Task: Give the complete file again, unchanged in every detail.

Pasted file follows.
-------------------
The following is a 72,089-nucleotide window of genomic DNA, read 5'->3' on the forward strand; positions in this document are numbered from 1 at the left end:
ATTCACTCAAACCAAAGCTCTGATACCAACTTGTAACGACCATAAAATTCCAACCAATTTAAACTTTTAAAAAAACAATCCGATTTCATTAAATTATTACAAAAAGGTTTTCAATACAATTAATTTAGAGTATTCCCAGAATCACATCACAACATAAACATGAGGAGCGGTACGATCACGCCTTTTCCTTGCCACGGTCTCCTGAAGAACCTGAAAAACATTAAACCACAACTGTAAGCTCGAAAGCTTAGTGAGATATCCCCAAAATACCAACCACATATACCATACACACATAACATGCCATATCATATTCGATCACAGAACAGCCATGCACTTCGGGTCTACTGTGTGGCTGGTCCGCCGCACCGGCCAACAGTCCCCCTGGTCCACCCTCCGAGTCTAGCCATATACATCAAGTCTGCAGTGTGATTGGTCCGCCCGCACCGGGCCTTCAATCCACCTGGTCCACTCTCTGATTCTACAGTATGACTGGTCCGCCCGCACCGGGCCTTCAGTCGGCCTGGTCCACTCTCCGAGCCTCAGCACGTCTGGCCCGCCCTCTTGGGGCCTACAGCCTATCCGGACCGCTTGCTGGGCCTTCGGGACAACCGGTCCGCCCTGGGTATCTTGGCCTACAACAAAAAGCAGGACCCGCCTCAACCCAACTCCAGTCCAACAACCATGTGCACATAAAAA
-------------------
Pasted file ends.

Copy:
The following is a 72,089-nucleotide window of genomic DNA, read 5'->3' on the forward strand; positions in this document are numbered from 1 at the left end:
ATTCACTCAAACCAAAGCTCTGATACCAACTTGTAACGACCATAAAATTCCAACCAATTTAAACTTTTAAAAAAACAATCCGATTTCATTAAATTATTACAAAAAGGTTTTCAATACAATTAATTTAGAGTATTCCCAGAATCACATCACAACATAAACATGAGGAGCGGTACGATCACGCCTTTTCCTTGCCACGGTCTCCTGAAGAACCTGAAAAACATTAAACCACAACTGTAAGCTCGAAAGCTTAGTGAGATATCCCCAAAATACCAACCACATATACCATACACACATAACATGCCATATCATATTCGATCACAGAACAGCCATGCACTTCGGGTCTACTGTGTGGCTGGTCCGCCGCACCGGCCAACAGTCCCCCTGGTCCACCCTCCGAGTCTAGCCATATACATCAAGTCTGCAGTGTGATTGGTCCGCCCGCACCGGGCCTTCAATCCACCTGGTCCACTCTCTGATTCTACAGTATGACTGGTCCGCCCGCACCGGGCCTTCAGTCGGCCTGGTCCACTCTCCGAGCCTCAGCACGTCTGGCCCGCCCTCTTGGGGCCTACAGCCTATCCGGACCGCTTGCTGGGCCTTCGGGACAACCGGTCCGCCCTGGGTATCTTGGCCTACAACAAAAAGCAGGACCCGCCTCAACCCAACTCCAGTCCAACAACCATGTGCACATAAAAA